Because Humboldt Senior High and Maxfield Magnet Elementary are among Minnesota’s 30 lowest-performing schools, St. Paul is in line to get a slice of the $34 million in turnaround funds the state is getting from the U.S. Department of Education. Districts that want the grants, technically part of Obama’s economic stimulus package, must create school turnaround offices.
Collins was new Superintendent Valeria Silva’s clear favorite to head St. Paul’s office. “He has done it with our own students, in our own system with the same obstacles, barriers and challenges as everyone else,” she said.
“He’s very direct, very focused,” she added. “He has the ability to listen. He sets the course, and he expects his staff to follow it.”
In addition to the two schools designated as failing, Silva placed Collins in charge of transforming a number of St. Paul schools whose test scores put them in danger of making the list soon, as well as the three Achievement Plus schools that participate in the partnership with Wilder.
“We know we have pockets of exceptional teaching and learning,” said Silva. “We need to work to see why those schools and those students are being successful.”
Collins will direct turnaround efforts, but choosing the model that’s right for each school has to be an individual decision, she said. “Culture is one of the hardest things to change,” said Silva. “You build that in people. It’s something each principal works for. Everyone’s style is different.”
The University of Minnesota’s Pekel agreed. “In other parts of the country, some have assumed great leaders can go in and do the exact same thing they did before in a new school,” he said.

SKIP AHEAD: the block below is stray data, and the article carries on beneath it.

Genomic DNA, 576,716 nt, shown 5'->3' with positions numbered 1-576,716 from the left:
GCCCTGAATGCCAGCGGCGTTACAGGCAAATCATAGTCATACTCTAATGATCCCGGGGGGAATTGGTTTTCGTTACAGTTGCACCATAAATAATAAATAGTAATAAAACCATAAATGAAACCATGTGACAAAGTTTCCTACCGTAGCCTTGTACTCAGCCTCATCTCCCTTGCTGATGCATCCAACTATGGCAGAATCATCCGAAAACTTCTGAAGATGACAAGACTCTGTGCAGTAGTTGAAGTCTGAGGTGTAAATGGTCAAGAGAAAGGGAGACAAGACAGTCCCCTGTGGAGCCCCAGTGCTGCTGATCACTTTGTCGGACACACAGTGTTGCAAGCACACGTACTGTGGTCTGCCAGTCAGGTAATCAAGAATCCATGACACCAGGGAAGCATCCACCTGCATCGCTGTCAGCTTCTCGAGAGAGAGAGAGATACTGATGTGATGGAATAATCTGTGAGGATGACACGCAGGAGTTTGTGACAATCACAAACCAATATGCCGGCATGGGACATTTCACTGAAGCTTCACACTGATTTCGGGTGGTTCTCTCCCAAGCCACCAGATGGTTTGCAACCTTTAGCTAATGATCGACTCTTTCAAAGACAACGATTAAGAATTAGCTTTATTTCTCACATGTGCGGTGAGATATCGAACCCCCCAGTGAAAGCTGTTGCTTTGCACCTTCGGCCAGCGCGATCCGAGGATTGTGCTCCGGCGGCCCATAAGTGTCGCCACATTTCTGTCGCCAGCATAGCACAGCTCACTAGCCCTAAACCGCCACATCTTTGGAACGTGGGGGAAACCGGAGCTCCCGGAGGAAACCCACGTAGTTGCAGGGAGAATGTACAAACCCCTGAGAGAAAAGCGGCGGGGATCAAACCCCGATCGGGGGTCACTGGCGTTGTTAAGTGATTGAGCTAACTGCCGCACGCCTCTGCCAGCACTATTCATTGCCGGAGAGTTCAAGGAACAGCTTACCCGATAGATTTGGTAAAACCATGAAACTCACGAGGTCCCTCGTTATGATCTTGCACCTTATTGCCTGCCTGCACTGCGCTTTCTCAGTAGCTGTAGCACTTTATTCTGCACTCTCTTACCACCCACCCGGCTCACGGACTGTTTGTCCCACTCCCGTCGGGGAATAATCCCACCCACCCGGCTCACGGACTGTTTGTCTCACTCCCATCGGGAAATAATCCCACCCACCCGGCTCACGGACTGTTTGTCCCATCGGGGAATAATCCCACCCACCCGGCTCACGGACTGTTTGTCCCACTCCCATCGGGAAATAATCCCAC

There are a small number of “genuine turnaround artists,” he opined, such as Minneapolis principal Donna Grant, who has turned around two or three schools. But by and large, “leaders are not clone-able.”
“You can’t do a cookie-cutter application,” said Pekel. “Local context matters.”
Still, “Replicating successes and strategies among leaders is something that shows promise, and we don’t do enough of it,” he said.
For a while, what Collins intends to do is listen to principals and teachers at the schools in his new portfolio. “I’m the expert on Dayton’s Bluff,” he explained. “They’re the principal of that building, and they’re the expert there.”
A different approach for principal Flucas
The new expert at Dayton’s Bluff?
That would be Steven Flucas, who was assistant principal at Linwood-Monroe Arts Plus. Before its consolidation with Linwood several years ago, Monroe was arguably the worst school in the district, Flucas said. During his time there, the climate changed radically and test scores rose sharply.
In addition to new staff, “We brought in an attitude that said failure is not an option,” Flucas said. “Within two years, we turned that school around.”
Dayton’s Bluff won’t require an overhaul, so Flucas’ approach to taking over as principal will be different this time. Quoting leadership guru Steven Covey, he said he plans to “Seek first to understand and then to be understood.”
Even if their new leader didn’t come with such solid bona fides, staff at Dayton’s Bluff aren’t worried. Turnover is rare, but nine years after the turnaround, it’s easy for a stable core group of teachers to help newcomers assimilate.
And get used to hearing accountability as a benefit and not a threat. “Teachers like me who do their job don’t care about tenure and don’t worry about that accountability word,” said Goulet.
“We were set up for success,” she concluded. “I would have all those schools that are failing turned around the way we were.”
Beth Hawkins writes about schools, criminal justice and other topics.